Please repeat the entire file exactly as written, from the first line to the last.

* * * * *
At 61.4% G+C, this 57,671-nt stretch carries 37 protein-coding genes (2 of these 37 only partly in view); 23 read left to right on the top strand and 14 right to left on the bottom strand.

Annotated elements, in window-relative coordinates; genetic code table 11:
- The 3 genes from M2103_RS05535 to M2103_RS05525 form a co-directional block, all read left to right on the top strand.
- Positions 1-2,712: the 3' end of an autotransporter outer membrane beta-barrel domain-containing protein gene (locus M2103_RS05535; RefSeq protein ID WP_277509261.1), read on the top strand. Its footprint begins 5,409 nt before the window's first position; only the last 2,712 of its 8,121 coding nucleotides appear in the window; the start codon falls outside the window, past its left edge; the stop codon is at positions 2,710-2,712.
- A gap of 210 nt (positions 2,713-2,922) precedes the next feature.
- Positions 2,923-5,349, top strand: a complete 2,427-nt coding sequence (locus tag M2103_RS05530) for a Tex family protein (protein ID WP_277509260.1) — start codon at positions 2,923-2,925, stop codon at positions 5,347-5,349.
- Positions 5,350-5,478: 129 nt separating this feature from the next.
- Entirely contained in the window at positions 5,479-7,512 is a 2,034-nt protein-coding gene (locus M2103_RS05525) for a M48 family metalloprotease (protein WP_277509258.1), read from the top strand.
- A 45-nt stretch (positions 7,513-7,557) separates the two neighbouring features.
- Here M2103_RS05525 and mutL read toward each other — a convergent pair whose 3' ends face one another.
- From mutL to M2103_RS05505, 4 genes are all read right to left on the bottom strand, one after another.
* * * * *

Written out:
At 61.4% G+C, this 57,671-nt stretch carries 37 protein-coding genes (2 of these 37 only partly in view); 23 read left to right on the top strand and 14 right to left on the bottom strand.

Annotated elements, in window-relative coordinates; genetic code table 11:
- The 3 genes from M2103_RS05535 to M2103_RS05525 form a co-directional block, all read left to right on the top strand.
- Positions 1-2,712: the 3' end of an autotransporter outer membrane beta-barrel domain-containing protein gene (locus M2103_RS05535; RefSeq protein ID WP_277509261.1), read on the top strand. Its footprint begins 5,409 nt before the window's first position; only the last 2,712 of its 8,121 coding nucleotides appear in the window; the start codon falls outside the window, past its left edge; the stop codon is at positions 2,710-2,712.
- A gap of 210 nt (positions 2,713-2,922) precedes the next feature.
- Positions 2,923-5,349, top strand: a complete 2,427-nt coding sequence (locus tag M2103_RS05530) for a Tex family protein (protein ID WP_277509260.1) — start codon at positions 2,923-2,925, stop codon at positions 5,347-5,349.
- Positions 5,350-5,478: 129 nt separating this feature from the next.
- Entirely contained in the window at positions 5,479-7,512 is a 2,034-nt protein-coding gene (locus M2103_RS05525) for a M48 family metalloprotease (protein WP_277509258.1), read from the top strand.
- A 45-nt stretch (positions 7,513-7,557) separates the two neighbouring features.
- Here M2103_RS05525 and mutL read toward each other — a convergent pair whose 3' ends face one another.
- From mutL to M2103_RS05505, 4 genes are all read right to left on the bottom strand, one after another.